Music makes a difference – in patient mood and in patient healing. To that end, patient care at City of Hope now has a special new program called the Musicians On Call Jason Pollack Bedside Performance Program, which brings live, in-room performances to patients undergoing treatment or unable to leave their hospital beds.
As a comprehensive cancer center committed to treating the whole patient, City of Hope understands that music can lift the human spirit and enhance treatment programs. Studies have shown that live music soothes hospital patients by lowering blood pressure and reducing anxiety. For cancer patients in need of an emotional boost, soothing music or an upbeat singalong can be especially powerful. » Continue Reading
Treatments for kidney cancer have improved dramatically in recent years, with new therapies already in use and others on the near horizon. The need has never been greater: Incidence rates for kidney cancer are rising.
This year, nearly 64,000 new cases of kidney cancer will be diagnosed in the United States, and approximately 13,860 people will die from the disease, according to the American Cancer Society.
Sumanta Kumar Pal, M.D., co-director of the Kidney Cancer Program at City of Hope, is confident that these new treatment advances will not only change kidney cancer statistics, but also improve the overall well-being of patients diagnosed with the disease.
City of Hope is at the forefront of this field. Its researchers are exploring an array of techniques and therapies to improve survival and quality of life for people with kidney cancer. Their investigations include the use of drugs (including PD-1 inhibitors, mentioned below, and S1PR1 inhibitors) to stimulate the body’s immune system, as well as the use of stem cell antibodies to target “bad” stem cells. » Continue Reading
It is mid-afternoon on a Sunday at the cosmetics counter at Macy’s. A woman approaches with smiling eyes and dewy skin in a crisp white lab coat. I feel at ease as she offers me a seat.
With a soft touch she applies eye makeup and powder to my forehead and chin. She is charming, attentive and eager to please as she hands me a mirror. I look and see a new subtle glow on my cheeks. And now I feel delighted, refreshed.
The presentation and delivery of customer service is excellent. The experience matters to me.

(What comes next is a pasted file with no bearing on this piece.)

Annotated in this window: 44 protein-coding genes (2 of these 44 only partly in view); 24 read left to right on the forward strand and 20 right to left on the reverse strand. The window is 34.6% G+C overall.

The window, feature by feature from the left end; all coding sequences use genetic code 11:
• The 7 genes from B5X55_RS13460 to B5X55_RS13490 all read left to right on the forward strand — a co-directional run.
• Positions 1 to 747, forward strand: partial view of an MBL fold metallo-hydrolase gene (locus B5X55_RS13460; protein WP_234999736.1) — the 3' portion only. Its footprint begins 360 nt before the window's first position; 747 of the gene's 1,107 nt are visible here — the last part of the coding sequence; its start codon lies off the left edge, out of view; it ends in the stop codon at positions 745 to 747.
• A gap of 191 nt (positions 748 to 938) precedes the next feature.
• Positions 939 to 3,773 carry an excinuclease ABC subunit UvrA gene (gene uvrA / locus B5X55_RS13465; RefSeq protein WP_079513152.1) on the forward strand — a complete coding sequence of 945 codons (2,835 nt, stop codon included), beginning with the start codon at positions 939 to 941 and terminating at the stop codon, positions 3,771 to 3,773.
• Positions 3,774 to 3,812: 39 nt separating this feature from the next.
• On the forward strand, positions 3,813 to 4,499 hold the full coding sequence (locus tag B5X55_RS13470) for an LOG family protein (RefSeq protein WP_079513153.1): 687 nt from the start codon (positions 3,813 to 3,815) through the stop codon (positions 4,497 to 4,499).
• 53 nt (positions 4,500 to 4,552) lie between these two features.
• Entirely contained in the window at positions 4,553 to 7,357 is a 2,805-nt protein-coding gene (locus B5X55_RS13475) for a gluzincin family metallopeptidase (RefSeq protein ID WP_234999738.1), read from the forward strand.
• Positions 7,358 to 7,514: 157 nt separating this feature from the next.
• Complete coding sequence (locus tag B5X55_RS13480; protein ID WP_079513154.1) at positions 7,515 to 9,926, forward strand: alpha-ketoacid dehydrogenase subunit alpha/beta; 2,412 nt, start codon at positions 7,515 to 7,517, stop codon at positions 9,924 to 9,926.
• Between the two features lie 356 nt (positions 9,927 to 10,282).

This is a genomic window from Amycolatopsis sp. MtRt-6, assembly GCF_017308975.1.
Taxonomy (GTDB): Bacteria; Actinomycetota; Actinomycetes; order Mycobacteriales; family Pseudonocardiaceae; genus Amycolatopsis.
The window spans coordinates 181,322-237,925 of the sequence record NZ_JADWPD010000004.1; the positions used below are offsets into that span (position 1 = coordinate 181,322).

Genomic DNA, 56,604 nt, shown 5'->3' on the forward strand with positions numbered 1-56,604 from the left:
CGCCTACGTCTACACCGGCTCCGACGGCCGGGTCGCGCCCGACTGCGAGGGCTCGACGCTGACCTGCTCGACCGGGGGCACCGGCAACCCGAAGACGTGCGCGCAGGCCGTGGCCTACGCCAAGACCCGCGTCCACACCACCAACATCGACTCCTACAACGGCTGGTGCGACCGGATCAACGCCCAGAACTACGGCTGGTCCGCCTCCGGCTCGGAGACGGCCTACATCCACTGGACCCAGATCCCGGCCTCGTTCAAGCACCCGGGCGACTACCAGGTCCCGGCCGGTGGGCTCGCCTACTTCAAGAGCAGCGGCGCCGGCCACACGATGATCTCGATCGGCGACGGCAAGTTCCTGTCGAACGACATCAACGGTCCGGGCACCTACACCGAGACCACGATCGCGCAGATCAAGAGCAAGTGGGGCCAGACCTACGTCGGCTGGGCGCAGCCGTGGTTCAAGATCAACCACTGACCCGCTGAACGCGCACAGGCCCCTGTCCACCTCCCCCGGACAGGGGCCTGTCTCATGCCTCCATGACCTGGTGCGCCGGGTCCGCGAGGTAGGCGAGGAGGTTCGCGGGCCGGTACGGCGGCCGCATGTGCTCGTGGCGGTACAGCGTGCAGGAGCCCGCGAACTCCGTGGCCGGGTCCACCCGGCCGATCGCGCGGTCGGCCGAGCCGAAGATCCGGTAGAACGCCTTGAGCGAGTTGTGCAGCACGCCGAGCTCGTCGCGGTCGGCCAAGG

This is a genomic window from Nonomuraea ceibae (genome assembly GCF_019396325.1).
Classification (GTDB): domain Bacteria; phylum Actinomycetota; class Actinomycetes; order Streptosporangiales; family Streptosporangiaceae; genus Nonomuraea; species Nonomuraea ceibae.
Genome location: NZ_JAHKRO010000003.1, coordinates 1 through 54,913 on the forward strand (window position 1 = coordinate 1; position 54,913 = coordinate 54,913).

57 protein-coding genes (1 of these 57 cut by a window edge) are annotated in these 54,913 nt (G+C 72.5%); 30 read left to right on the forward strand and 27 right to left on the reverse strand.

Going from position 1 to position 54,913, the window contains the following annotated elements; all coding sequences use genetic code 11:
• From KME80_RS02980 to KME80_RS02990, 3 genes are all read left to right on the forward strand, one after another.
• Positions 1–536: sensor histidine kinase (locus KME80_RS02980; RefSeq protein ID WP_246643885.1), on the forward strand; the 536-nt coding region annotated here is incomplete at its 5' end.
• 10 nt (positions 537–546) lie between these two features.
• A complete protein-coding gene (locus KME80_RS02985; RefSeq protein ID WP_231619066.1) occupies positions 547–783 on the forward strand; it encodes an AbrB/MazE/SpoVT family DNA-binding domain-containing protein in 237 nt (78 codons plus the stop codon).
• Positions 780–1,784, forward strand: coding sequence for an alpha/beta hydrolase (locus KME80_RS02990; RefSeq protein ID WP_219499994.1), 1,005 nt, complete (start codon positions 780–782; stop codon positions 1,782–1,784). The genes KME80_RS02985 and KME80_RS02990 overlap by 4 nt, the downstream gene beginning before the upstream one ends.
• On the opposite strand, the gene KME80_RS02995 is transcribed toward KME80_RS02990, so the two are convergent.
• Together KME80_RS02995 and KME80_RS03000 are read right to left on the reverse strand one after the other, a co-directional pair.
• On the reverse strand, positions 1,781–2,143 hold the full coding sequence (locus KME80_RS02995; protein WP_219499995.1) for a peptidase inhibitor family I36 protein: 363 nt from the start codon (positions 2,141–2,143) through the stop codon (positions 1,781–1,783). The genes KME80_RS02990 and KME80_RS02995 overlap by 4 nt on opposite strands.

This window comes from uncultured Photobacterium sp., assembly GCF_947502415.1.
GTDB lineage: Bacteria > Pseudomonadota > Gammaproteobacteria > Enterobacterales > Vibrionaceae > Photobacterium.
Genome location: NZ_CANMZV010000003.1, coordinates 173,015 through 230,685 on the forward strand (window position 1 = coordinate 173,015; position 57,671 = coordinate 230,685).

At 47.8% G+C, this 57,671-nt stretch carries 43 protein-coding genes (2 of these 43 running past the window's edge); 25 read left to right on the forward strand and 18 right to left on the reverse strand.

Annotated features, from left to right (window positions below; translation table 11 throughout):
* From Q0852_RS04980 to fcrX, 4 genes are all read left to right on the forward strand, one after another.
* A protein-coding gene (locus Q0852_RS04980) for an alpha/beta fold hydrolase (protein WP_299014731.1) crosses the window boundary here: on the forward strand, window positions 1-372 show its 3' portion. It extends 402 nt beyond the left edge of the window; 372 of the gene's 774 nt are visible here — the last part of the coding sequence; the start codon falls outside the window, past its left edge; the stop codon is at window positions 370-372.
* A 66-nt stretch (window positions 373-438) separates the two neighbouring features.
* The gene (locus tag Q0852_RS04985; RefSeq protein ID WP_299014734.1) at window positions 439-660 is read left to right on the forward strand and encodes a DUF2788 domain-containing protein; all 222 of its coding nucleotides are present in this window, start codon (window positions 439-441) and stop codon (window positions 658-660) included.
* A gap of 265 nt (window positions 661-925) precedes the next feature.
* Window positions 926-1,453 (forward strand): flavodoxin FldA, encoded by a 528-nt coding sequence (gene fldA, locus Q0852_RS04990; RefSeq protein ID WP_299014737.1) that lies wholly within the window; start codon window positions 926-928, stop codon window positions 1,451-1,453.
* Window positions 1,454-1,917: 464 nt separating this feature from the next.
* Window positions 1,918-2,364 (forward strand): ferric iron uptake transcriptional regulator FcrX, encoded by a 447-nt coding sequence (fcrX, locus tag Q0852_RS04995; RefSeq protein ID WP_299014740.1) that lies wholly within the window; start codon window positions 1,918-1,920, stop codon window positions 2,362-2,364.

I begin to consider what our patients experience at City of Hope. What is it like to navigate through a cancer diagnosis and treatment? As an anesthesiologist, I often wonder what it might be like if it were me on the gurney waiting to be wheeled into the operating room.
Medicine is science. It is procedures, algorithms and check boxes. But for our patients it is perceived differently.
The Centers for Medicare and Medicaid Services (CMS) have developed specific quality measures that are a fundamental part of medical care. These measures, or indicators, translate into cost of care and ultimately payment for both hospitals and individual physicians. CMS monitors this by way of the check box. This is a deliberate, substantive list of indicators that are used as a kind of measuring stick to be sure we have not omitted critical details in patient care and health care processes. » Continue Reading
John Cloer became a teenager in May, an ordinary rite of passage made extraordinary because he is a cancer survivor – one of an estimated 370,000 pediatric cancer survivors in the U.S.
He was three months shy of his third birthday in 2004 when what his parents Bill and Gina Cloer assumed was the flu was diagnosed as acute lymphoblastic leukemia. For the next three and a half years, John received chemotherapy – eventually leading to his long-term remission.
John finally became well enough to attend kindergarten and enjoy normal pursuits like T-ball. In fact, his perseverance (from staying late to practice, to reveling in teammates’ progress) earned the 6-year-old an invitation to play T-ball on the White House lawn and meet President George Bush. He has long raised awareness for City of Hope, from presenting an award to singer Miley Cyrus to riding on the hospital’s 2014 Tournament of Roses float as his sister Heather, a City of Hope nurse, walked alongside.